As the leaders of two of the largest medical technology companies in a state rich in health care history and innovation, we welcome President Obama to the Twin Cities as part of his push for health care reform. Mr. President, we are excited by your visit, and we applaud your efforts to achieve bipartisan support for meaningful reform.

Minnesota is proud to be a leader and innovator in health care -- including the quality and value of care provided -- and the home of renowned research and treatment facilities like the University of Minnesota and the Mayo Clinic. Our health care institutions span the entire industry's landscape and stand as national and international destinations for treatment and learning.

Our state is also a world leader in research and development in medical technology. Our own larger companies are surrounded by more than 200 small and medium-sized med-tech and biotech enterprises, making Minnesota one of the largest centers of medical and biotechnology innovation in the world. All told, Minnesota's medical and biotech sector accounts for more than 60,000 direct jobs and more than 200,000 additional sector-related jobs.

As leaders in that sector, we share your goal of health care reform, particularly of expanding access and making health care affordable and available to all. We also support key delivery and payment-system reforms aimed at achieving critical efficiencies and improvements in patient care, such as comparative effectiveness research, value-based purchasing and policies that preserve patient and physician choice. We continue to work with your administration and with Congress in an effort to see these initiatives adopted.

We were also pleased you addressed the issue of medical malpractice reform in your address to Congress. As a driver of direct and indirect costs through lawsuits and "defensive medicine," our nation's system of medical malpractice is badly broken and stands ripe for change. Your proposal is a step in the right direction, and we hope it is the first step in more fundamental reforms that you will support.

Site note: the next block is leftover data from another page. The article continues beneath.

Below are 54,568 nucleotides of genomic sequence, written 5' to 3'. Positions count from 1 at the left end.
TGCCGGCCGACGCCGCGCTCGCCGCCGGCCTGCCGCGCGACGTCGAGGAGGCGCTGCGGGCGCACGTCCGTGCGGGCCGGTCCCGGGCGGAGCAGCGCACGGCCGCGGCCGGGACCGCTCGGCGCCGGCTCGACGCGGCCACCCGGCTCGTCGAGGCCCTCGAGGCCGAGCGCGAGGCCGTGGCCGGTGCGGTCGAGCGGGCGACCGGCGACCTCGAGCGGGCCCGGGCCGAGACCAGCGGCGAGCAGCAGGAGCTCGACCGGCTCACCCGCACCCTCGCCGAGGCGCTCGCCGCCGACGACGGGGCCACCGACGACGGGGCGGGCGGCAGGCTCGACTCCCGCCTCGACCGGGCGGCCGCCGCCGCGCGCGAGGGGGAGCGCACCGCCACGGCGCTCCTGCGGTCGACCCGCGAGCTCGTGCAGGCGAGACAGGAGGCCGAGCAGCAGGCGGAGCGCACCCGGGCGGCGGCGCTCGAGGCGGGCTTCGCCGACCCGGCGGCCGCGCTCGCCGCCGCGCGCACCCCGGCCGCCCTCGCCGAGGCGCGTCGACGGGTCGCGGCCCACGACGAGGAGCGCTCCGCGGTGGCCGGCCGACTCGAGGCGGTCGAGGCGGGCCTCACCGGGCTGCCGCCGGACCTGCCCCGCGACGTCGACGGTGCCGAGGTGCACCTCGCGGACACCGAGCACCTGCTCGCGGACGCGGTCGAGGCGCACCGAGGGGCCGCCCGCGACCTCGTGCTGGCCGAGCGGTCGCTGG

We also support your goal to "slow the growth of health care costs for our families, our businesses and our government." Mr. President, medical technology is integral to the solutions you seek. For this reason, we are deeply troubled by a key provision in the Senate Finance Committee proposal that would tax the medical device industry by $40 billion over the next 10 years. We hope that you, along with our senators and representatives, will oppose it vigorously for three important reasons:

•First, as with any tax, this provision will increase overall health care costs for patients, instead of reducing them. A major goal of health care reform is to constrain costs, but such a direct, punitive tax would, in the end, drive them up and could limit patient access to care, four years ahead of coverage expansion.

•Second, this tax will stifle innovation and job growth. It will dramatically increase the effective tax rate for companies in our industry -- severely reducing financial resources that could be used for research and development, investments in manufacturing and jobs.

•Third, the medical device industry will be contributing to cost containment and savings in other ways, so this tax would amount to a "double hit" for our industry. Hospitals have agreed to secure more than $155 billion in savings to help finance health care reform. These cuts will be achieved in some part through concessions from the device industry.

In short, the medical device tax would undermine America's -- and Minnesota's -- global leadership position in product innovation, clinical research and patient care, and, in a challenging economic environment, would almost surely lead to further job losses.

Mr. President, there are smarter and fairer ways to raise revenue or reduce spending to finance an expansion of coverage -- such as electronic medical records, eliminating waste and abuse and medical malpractice reform -- that wouldn't harm patients and innovation or result in job losses here in Minnesota and other states.

As we welcome you to Minnesota, we hope that you and the Minnesota congressional delegation will stand with us against the medical device tax and focus instead on fair reforms that make a real difference for patients. We look forward to working with you and the Congress toward this end in the weeks ahead.

Bill Hawkins is chairman and CEO of Medtronic Inc. Ray Elliott is CEO of Boston Scientific Corp.